For centuries, marriages in China were often arranged affairs, aligning families for economic or political purposes.
Although most people marry for love these days, financial matters rarely seem far from the surface when it comes to keeping marriages going. And to avoid unnecessary tensions, some Chinese couples are now opting to ‘go Dutch’ when it comes to expenses – namely, they each control their own finances.
Well, that’s according to the latest hit TV show AA Lifestyle (the term for going Dutch in China is AA, which seems to be derived from the expression Algebraic Average, suggesting separate payments).
The drama, produced by Hunan Satellite TV, has been a leader in the primetime ratings since it started airing in April. It follows two young couples as they struggle to deal with money issues after getting married. It also explores the increasing tendency for young couples to maintain financial autonomy.
One pair split everything from household finances to taxi fares (the husband even pays his wife to make him eggs for breakfast). But viewers soon see that splitting finances isn’t straightforward. Another of the show’s couples starts to squabble over their purchases. A further problem is different perceptions of money – one partner grew up without financial worries, the other was anxious every day.
Once the husbands and wives start making independent financial decisions, they soon start making a host of other choices independently. And the viewers witness the inevitable as marriages start to unravel. The show raises the question: is going Dutch the way to stay together?
Critics say the series reflects the realities of the single-child generation, which isn’t accustomed to sharing anything. Moreover, like some of the characters on the show, the same generation is often financially dependent on its parents even after marriage, causing more problems.
Netizens seem less supportive of the AA lifestyle. According to one online poll, 58% of the respondents said they have not tried and are not interested in going Dutch after marriage. But 42% say they wouldn’t mind giving it a go.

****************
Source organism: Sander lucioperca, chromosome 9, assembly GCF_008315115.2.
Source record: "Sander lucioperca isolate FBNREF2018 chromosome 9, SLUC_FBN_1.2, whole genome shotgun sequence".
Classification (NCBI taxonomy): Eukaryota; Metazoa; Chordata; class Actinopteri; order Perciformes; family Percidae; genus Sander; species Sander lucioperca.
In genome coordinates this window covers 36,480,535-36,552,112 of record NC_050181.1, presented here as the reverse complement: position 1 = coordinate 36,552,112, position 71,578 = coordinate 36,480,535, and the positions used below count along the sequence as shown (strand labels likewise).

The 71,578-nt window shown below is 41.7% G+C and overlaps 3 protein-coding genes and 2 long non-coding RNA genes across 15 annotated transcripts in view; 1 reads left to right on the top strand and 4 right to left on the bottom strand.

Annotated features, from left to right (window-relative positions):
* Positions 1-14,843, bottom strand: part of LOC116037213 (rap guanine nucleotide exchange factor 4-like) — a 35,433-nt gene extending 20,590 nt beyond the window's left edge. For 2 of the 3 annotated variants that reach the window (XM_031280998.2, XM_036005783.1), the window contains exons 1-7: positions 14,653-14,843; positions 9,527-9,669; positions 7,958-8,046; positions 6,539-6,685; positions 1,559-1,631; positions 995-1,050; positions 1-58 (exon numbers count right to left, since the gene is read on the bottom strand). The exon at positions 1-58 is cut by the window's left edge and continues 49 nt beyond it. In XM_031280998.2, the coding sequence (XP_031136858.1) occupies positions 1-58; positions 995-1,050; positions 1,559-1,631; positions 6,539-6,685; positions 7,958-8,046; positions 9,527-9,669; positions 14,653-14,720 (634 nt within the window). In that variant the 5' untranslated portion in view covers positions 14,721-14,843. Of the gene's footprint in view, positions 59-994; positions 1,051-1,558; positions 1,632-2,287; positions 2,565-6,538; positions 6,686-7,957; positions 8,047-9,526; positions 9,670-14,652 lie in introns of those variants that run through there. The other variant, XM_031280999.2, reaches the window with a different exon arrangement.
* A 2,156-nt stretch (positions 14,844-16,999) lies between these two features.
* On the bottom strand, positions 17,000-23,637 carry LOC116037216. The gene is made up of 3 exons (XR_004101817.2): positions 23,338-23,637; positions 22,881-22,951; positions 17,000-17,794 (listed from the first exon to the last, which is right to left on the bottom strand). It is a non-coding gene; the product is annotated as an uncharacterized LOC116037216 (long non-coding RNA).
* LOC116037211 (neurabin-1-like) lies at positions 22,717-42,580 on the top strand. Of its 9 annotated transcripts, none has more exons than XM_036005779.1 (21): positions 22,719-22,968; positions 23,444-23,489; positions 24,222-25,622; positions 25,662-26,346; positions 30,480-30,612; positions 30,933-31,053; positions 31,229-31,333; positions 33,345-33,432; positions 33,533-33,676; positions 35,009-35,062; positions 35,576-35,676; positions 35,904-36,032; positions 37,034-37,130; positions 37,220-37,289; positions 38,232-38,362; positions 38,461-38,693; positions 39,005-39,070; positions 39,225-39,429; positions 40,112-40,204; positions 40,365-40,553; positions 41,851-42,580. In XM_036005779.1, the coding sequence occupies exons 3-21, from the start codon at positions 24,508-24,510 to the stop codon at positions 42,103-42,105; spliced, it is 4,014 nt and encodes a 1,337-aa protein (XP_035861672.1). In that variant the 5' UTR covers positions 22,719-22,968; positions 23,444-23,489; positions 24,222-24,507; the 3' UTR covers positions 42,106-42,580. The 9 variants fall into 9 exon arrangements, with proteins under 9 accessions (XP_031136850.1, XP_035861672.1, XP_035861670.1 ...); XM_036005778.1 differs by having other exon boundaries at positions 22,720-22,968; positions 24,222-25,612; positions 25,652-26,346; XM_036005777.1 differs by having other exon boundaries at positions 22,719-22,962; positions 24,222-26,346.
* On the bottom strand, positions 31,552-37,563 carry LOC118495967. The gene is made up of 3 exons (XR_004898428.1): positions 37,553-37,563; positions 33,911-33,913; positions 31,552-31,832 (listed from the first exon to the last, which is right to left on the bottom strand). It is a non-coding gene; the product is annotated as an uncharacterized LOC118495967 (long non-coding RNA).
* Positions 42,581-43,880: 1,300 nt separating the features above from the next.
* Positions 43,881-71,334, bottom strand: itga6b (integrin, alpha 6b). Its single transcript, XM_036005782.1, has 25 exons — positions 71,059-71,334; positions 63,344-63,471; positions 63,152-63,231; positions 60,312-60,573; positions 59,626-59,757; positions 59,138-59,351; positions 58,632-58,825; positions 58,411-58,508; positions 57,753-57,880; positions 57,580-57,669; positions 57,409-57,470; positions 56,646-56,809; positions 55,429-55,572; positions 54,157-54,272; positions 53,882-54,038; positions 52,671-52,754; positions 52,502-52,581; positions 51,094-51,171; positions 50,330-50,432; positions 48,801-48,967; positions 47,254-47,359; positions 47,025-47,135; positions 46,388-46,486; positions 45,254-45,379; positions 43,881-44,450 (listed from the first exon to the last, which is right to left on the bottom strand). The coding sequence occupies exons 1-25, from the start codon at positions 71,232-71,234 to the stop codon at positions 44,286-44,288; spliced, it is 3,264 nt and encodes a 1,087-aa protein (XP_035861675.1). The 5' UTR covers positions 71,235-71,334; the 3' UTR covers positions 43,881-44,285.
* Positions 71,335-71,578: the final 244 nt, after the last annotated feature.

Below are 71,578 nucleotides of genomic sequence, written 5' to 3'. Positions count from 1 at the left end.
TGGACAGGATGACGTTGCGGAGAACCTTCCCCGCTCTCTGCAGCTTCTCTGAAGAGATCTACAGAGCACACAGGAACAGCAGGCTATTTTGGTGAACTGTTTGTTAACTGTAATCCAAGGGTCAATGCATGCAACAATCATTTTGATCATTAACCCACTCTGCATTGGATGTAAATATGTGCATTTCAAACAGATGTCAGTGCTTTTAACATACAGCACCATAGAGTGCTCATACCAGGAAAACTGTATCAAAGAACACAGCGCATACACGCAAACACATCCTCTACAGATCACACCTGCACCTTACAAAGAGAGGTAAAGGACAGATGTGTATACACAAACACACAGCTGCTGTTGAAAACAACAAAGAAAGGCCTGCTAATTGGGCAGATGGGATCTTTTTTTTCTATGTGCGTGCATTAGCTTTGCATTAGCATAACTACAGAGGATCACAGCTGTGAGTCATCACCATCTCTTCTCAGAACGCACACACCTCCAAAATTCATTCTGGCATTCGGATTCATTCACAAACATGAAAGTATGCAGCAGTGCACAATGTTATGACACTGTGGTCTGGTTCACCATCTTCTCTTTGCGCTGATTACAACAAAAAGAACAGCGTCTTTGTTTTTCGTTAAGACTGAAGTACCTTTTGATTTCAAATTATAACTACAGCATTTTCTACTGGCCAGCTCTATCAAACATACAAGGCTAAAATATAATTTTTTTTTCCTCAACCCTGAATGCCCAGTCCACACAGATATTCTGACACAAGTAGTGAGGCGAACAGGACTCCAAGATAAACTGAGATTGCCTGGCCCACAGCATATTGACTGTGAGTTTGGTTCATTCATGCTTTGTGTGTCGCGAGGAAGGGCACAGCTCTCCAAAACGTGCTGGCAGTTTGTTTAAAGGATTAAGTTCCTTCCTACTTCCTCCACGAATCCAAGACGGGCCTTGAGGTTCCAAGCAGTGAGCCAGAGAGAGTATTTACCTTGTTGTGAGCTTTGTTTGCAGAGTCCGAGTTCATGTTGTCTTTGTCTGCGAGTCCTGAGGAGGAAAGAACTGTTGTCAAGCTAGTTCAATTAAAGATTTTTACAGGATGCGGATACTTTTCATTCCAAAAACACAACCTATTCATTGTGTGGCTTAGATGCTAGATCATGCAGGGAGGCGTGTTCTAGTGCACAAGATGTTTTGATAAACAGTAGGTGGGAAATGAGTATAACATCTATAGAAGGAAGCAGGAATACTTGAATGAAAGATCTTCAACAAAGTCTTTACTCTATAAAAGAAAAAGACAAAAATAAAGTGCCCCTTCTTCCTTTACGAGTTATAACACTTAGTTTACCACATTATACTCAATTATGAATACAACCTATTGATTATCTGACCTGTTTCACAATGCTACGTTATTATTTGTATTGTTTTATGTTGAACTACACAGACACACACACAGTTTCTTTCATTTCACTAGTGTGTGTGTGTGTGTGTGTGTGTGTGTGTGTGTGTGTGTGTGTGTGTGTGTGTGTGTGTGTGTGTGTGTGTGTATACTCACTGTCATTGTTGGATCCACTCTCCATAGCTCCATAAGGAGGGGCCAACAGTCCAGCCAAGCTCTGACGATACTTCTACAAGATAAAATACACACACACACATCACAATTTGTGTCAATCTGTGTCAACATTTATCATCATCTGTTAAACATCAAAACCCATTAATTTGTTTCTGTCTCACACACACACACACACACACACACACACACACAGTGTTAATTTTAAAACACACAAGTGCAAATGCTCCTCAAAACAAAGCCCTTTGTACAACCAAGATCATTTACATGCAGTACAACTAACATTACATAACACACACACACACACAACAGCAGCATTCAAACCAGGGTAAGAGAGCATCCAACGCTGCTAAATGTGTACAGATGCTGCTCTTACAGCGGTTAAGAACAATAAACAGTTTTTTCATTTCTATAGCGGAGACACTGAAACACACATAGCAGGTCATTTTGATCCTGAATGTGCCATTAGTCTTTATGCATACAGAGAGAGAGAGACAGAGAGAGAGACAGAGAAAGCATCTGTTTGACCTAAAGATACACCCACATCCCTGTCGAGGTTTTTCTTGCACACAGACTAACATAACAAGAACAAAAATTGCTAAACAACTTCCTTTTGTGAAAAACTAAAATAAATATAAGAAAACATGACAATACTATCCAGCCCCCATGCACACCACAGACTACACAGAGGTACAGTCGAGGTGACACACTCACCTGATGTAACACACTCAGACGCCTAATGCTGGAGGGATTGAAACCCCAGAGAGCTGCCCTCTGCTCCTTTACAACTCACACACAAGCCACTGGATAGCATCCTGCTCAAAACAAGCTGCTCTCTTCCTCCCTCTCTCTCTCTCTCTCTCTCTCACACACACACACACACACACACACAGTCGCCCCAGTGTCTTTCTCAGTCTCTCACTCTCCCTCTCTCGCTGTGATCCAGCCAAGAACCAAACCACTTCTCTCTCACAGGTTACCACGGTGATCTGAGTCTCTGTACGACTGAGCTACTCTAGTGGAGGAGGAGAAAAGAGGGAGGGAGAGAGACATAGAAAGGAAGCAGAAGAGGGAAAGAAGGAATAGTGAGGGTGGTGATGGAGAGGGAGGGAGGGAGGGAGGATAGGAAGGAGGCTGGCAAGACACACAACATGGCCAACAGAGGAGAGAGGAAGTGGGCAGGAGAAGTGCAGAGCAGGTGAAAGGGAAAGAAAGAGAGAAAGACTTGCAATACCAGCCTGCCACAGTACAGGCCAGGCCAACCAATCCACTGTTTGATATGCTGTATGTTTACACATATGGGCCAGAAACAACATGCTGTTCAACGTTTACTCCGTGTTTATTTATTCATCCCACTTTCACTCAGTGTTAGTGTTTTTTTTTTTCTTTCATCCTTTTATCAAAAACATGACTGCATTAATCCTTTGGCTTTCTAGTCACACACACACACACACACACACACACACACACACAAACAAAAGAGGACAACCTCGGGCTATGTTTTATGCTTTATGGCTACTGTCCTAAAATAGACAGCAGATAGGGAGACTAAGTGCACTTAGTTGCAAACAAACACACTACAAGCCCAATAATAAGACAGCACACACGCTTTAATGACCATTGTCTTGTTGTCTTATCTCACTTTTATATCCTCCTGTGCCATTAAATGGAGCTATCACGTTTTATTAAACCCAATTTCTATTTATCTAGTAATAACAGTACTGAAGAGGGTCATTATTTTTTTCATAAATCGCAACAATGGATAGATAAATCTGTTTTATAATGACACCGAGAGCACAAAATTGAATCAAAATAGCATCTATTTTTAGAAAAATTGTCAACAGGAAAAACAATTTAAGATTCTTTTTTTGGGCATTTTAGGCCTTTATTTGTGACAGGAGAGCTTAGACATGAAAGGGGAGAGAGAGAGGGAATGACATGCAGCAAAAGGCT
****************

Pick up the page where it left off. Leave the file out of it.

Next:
Most of those commenting felt that financial independence fundamentally undermines the nature of marriage, increasing the risks of divorce.
“On the face of it, going AA seems fair – what is yours is yours. But after a while, financial independence becomes emotional independence,” one internet user wrote.
“Even business partners sometimes help each other out let alone two people that share the same bed every night. An AA lifestyle is no different from two strangers temporarily forming a partnership – one doesn’t take responsibility for the other,” another concluded.
Nanfang Daily also suggests that most older people in China find it difficult to accept the AA lifestyle because they instinctively feel that money should be shared within the family. Still, supporters of the lifestyle say that financial autonomy can also strengthen a relationship. Disputes over money are often a harbinger of divorce. So an AA approach is a good way to avoid these fights altogether, suggests the Information Times.
The main character in the show He Qi – played by Li Xiaolu – also tells her husband: “In the long run, the AA lifestyle is the best way to avoid the irreconcilable differences between us.” But as the show progresses, audiences also see that many marriages fall apart over many things other than money. He Qi and her husband eventually divorce but it has less to do with financial discord than his infidelity.
What that says about marriage in China today is another matter entirely.
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